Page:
Prague, 21 September 2004 (RFE/RL) -- "My name is...Eugene Armstrong, 'Jack' Armstrong, and my job consists of installing and furnishing camps at Taji base."
Posted on the Internet, those were perhaps the last words to the world of American hostage Eugene Armstrong.
Yesterday, the mostly Sunni militant group Tawhid and Jihad (Unification and Holy War) put a grisly video on the Internet showing the civil engineer's beheading.
The group, led by al-Zarqawi, is threatening to kill two more Western civilian hostages. American Jack Hensley and Briton Kenneth Bigley were abducted, along with Armstrong, on 16 September from their residence in Baghdad.
The militant group is demanding that the United States free all Iraqi women prisoners from Abu Ghurayb and Umm Qasr prisons within 24 hours.
But the U.S. military says it has no women in these prisons. It says it is holding, in different locations, only two women prisoners, including Dr. Rihab Rashid Taha, a scientist involved in making biological weapons for the former regime of Saddam Hussein.
Analysts say the recent killings of Sunni scholars could help fuel sectarian violence in Iraq, which is believed to be at risk of civil war.
Tawhid and Jihad has already claimed responsibility for killing at least six hostages, including American civilian Nicholas Berg, who was also beheaded. The group says it is behind many bombings and gun attacks.
The latest decapitation comes as violence has already claimed more than 300 lives in Iraq in September. Violence persists in Sunni areas west of Baghdad and also in the Shi'ite districts of the capital.
Meanwhile, U.S. Marines in Al-Najaf today arrested two close aides of radical Shi'a cleric Muqtada al-Sadr. The motives for the arrests remain unclear.
Assad Swari, a spokesman for al-Sadr in in Baghdad's Al-Kharkh district, says the cleric's followers have nothing to do with the kidnappings and beheadings. Swari told RFE/RL that al-Sadr strongly condemns the slaying of innocent civilians: "Muqtada says that we will never accept under any circumstances whatsoever hostage-taking operations. We reject it as a whole. And if we reject all of this, do you expect us to accept beheadings and mutilation of hostages?"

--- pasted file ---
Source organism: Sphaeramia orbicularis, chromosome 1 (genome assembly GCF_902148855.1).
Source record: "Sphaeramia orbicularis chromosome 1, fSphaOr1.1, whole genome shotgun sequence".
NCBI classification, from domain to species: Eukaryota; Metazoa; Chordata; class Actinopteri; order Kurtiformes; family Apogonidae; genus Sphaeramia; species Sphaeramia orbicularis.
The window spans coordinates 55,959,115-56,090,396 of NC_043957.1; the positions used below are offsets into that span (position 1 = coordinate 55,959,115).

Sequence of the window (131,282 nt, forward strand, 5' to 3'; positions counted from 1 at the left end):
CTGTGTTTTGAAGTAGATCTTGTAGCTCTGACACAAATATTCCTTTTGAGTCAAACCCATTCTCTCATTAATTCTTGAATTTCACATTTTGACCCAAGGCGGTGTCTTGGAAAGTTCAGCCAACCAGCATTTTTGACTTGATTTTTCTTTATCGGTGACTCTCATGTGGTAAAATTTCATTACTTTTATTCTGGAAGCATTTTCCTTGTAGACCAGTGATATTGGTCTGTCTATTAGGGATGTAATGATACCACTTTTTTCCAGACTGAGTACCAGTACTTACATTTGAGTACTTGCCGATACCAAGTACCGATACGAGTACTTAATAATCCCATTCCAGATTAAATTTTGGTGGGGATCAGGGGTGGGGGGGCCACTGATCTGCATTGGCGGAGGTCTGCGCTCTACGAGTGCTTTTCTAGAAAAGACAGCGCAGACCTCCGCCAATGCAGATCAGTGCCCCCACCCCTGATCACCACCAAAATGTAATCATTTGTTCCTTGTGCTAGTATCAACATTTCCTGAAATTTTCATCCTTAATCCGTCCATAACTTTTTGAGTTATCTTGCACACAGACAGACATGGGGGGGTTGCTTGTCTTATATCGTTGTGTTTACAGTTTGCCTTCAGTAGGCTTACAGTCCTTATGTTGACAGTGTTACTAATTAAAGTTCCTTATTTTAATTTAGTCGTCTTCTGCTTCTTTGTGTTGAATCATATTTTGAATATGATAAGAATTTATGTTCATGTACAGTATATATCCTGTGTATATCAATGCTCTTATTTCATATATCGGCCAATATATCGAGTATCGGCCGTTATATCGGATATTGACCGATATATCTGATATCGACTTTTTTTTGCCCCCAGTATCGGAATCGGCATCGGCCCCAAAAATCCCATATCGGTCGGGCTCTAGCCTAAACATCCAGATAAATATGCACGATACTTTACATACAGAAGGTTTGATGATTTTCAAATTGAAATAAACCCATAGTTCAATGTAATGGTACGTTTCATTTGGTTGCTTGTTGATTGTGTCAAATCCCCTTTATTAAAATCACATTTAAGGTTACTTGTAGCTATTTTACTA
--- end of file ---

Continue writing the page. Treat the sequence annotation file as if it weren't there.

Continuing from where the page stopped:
In another development, two members of the influential Association of Muslim Scholars -- Sheikh Mohammad Jadoa al-Janabi and Sheikh Hazem al-Zeidi -- were killed during the past week in a mostly Shi'a district of Baghdad. The organization, a powerful Sunni Muslim group, has served as a mediator to hostage disputes.
Analysts say the killings could help fuel sectarian violence in Iraq, which is believed to be at risk of civil war.
But Swari insisted that al-Sadr had absolutely nothing to do with the killing of the Sunni scholars: "There was a statement issued by Muqtada al-Sadr's office condemning this act, and we have nothing to do with this criminal atrocity [killing Sunni clerics]."
Swari blamed the killing on "mysterious forces," such as foreign intelligence services and extremists. He said both groups want to see a civil war in Iraq.
But al-Sadr's spokesman said the country's majority Shi'a population would never fight with what he calls their Sunni brothers.
(RFE/RL Baghdad correspondent Sami Alkhoja contributed to this report.)